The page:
‘We Are Not Going to be Able to Protect Everybody’ – NY City Council Speaker
by Edwin Martinez
Since Donald Trump took office as president of the United States and launched his immigration policies – with which he intends to deport millions of undocumented people – the city has assumed the protection of immigrants living in New York City as a priority. Although the city has declared itself a sanctuary city – where neither police officers nor any other authority will carry out immigration tasks – City Council Speaker Melissa Mark-Viverito admitted that she cannot guarantee that undocumented New Yorkers are not at risk of being deported.
In a worried tone, the political leader stated that the immigration outlook under Trump does not look promising, but asked people who do not have legal status to get informed and to join pro-immigrant organizations to prepare themselves in case they have any problems with “la migra.”
The Puerto Rican-born politician also said that the council will continue promoting laws to try to further protect undocumented people living in the five boroughs, and pointed out that the terror Trump is creating jeopardizes the safety of the city.
Mark-Viverito stressed that the fight must continue, and once again gave her word that New York will not hand over people who comply with the law or who have committed non-violent offenses to immigration authorities. The opposite will happen to people who have committed serious crimes.
What can you say to the thousands of undocumented people who are now terrified because of the way the Trump government is acting?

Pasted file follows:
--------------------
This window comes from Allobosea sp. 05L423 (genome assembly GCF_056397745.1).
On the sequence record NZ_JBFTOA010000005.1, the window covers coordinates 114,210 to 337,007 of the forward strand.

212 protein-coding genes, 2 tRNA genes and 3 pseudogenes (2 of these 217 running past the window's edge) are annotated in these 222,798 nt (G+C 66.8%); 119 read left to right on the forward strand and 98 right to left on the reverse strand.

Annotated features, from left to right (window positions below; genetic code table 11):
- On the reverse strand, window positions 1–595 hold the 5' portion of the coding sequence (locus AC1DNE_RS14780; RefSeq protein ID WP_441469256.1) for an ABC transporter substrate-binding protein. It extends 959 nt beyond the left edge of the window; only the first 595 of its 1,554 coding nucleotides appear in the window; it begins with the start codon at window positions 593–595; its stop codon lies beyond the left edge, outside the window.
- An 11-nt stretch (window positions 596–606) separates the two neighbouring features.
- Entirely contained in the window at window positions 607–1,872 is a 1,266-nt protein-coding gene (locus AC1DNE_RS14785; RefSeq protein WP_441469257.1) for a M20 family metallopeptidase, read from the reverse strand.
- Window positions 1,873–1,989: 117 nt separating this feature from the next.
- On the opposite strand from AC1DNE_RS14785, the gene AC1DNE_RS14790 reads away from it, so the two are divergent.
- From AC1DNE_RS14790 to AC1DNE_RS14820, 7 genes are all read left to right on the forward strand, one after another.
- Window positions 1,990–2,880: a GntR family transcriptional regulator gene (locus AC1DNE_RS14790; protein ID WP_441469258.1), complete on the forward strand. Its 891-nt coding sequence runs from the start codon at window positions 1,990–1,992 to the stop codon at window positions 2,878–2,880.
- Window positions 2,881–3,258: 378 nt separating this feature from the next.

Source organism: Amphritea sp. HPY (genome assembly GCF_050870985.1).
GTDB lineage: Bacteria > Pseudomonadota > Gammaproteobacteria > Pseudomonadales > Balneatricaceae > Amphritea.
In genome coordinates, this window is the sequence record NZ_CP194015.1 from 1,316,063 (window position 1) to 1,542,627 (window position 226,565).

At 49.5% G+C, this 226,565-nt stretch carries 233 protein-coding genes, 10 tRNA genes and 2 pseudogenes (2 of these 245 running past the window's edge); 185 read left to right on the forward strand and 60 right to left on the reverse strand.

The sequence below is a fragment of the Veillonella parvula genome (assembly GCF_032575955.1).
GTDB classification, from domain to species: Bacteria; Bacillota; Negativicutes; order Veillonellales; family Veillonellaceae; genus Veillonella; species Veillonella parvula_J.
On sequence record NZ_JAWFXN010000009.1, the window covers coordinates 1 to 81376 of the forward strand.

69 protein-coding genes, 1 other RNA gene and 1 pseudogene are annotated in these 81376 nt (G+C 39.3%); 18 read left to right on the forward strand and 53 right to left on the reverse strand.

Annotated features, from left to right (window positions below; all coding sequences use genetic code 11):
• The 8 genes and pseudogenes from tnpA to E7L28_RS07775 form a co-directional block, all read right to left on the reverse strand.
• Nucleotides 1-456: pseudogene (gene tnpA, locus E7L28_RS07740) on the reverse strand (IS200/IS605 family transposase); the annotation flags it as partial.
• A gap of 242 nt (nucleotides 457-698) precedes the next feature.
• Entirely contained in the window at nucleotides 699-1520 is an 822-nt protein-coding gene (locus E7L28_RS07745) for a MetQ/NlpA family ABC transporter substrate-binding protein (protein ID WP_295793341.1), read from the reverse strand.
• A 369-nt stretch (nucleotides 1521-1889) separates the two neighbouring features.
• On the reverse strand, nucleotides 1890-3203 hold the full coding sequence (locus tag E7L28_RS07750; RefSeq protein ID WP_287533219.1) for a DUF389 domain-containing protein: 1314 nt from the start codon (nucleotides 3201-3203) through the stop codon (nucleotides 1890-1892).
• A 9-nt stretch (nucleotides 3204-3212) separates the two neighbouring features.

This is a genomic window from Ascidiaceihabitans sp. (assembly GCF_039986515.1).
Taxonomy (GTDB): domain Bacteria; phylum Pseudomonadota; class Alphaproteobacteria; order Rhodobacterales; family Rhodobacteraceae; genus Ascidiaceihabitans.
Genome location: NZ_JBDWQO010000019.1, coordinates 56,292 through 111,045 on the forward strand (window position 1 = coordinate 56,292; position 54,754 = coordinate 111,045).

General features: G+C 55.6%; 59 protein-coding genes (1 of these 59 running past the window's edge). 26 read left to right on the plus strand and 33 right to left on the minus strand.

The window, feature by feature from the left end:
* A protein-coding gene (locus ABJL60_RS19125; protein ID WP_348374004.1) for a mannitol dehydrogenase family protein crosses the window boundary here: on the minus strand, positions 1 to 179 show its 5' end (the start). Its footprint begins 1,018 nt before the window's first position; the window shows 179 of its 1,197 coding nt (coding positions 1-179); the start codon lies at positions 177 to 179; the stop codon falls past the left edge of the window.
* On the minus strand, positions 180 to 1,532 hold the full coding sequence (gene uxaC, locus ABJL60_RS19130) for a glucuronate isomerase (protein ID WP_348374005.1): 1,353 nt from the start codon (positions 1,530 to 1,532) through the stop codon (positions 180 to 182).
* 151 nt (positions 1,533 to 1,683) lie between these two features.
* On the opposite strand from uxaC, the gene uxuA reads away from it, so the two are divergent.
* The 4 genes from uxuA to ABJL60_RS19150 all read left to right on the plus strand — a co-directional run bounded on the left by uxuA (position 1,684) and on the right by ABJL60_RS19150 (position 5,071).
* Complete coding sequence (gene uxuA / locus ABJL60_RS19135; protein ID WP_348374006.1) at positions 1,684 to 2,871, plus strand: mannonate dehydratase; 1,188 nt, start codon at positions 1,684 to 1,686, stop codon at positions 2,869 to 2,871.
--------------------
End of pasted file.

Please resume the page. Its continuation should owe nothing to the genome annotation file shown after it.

I will not say that they do not need to be afraid, because we don’t know how the president will implement what he is pronouncing. They are always saying that ICE (“la migra”) is already here and that’s it, but we try to be extremely careful about the information we release to the community. The most important thing is to stay informed, and we are trying, through the programs we are funding, to hold events in the community to let people know what their rights are, for families to have a plan, for people to be prepared. We want to have legal resources available, for people to be able to sit down with lawyers and for them to receive the best possible ad- vice. We are trying to be proactive with the community and letting them know what they can do.
With New York being a sanctuary city, can undocumented people be at ease?
We need to be careful. I think that this [federal] administration is being extremely irresponsible, but we are going to do everything we can to protect people. There are people who are making positive contributions, but I cannot say with certainty that we are going to protect everyone. In a way, because of what we are seeing, it is possible that there will be deportations. We are trying to see, through legal resources, through the law, what we can do to increase the level of protection, but we will not be able to protect everybody. I say that realistically and honestly.
Some say that New York will be a refuge where nothing can happen to undocumented people. What do you think of that belief?
People need to be careful when they say these things about coming here and being completely protected. We cannot say that definitively, to be honest, and it pains me greatly to have to say it.
But will your council continue to promote initiatives to further safeguard the city from the “la migra” effect?
We have worked very closely with the police department, and we have two laws in effect in this city to restrict the information we share with ICE. One of them applies to the police department and the other one with corrections, and we are trying to broaden them. These laws have been expanded upon consulting with the police department in order to find a balance between protecting the city to keep it safe and protecting people who are not danger- ous or harmful. We do not want to protect people who represent a hazard and who have committed violent crimes – those we will hand over – but if anyone has committed a non-violent offense, we will not turn them in.